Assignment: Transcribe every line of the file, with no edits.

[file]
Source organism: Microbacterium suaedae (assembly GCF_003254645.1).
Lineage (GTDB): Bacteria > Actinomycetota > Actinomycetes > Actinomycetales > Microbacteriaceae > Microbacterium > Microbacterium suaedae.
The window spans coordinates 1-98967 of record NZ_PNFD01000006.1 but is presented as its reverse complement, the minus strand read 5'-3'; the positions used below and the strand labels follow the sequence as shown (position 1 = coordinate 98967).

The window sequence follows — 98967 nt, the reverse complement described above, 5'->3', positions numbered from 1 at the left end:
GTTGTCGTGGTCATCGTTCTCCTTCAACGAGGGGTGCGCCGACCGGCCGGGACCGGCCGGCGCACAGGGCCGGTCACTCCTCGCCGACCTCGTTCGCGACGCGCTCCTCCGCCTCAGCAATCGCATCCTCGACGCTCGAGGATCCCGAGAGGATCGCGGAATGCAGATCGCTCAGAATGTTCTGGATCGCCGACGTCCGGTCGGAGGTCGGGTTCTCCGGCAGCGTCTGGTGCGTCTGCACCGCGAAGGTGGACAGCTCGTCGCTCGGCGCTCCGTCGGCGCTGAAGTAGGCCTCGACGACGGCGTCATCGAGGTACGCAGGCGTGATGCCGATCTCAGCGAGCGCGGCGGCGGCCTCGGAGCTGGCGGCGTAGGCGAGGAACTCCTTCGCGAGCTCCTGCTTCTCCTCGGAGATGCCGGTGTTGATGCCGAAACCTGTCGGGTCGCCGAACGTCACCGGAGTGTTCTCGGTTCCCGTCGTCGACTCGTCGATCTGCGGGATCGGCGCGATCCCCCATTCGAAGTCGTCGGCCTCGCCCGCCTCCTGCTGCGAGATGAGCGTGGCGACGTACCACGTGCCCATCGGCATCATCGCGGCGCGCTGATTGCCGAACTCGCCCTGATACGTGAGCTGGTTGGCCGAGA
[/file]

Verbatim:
Source organism: Microbacterium suaedae (assembly GCF_003254645.1).
Lineage (GTDB): Bacteria > Actinomycetota > Actinomycetes > Actinomycetales > Microbacteriaceae > Microbacterium > Microbacterium suaedae.
The window spans coordinates 1-98967 of record NZ_PNFD01000006.1 but is presented as its reverse complement, the minus strand read 5'-3'; the positions used below and the strand labels follow the sequence as shown (position 1 = coordinate 98967).

The window sequence follows — 98967 nt, the reverse complement described above, 5'->3', positions numbered from 1 at the left end:
GTTGTCGTGGTCATCGTTCTCCTTCAACGAGGGGTGCGCCGACCGGCCGGGACCGGCCGGCGCACAGGGCCGGTCACTCCTCGCCGACCTCGTTCGCGACGCGCTCCTCCGCCTCAGCAATCGCATCCTCGACGCTCGAGGATCCCGAGAGGATCGCGGAATGCAGATCGCTCAGAATGTTCTGGATCGCCGACGTCCGGTCGGAGGTCGGGTTCTCCGGCAGCGTCTGGTGCGTCTGCACCGCGAAGGTGGACAGCTCGTCGCTCGGCGCTCCGTCGGCGCTGAAGTAGGCCTCGACGACGGCGTCATCGAGGTACGCAGGCGTGATGCCGATCTCAGCGAGCGCGGCGGCGGCCTCGGAGCTGGCGGCGTAGGCGAGGAACTCCTTCGCGAGCTCCTGCTTCTCCTCGGAGATGCCGGTGTTGATGCCGAAACCTGTCGGGTCGCCGAACGTCACCGGAGTGTTCTCGGTTCCCGTCGTCGACTCGTCGATCTGCGGGATCGGCGCGATCCCCCATTCGAAGTCGTCGGCCTCGCCCGCCTCCTGCTGCGAGATGAGCGTGGCGACGTACCACGTGCCCATCGGCATCATCGCGGCGCGCTGATTGCCGAACTCGCCCTGATACGTGAGCTGGTTGGCCGAGA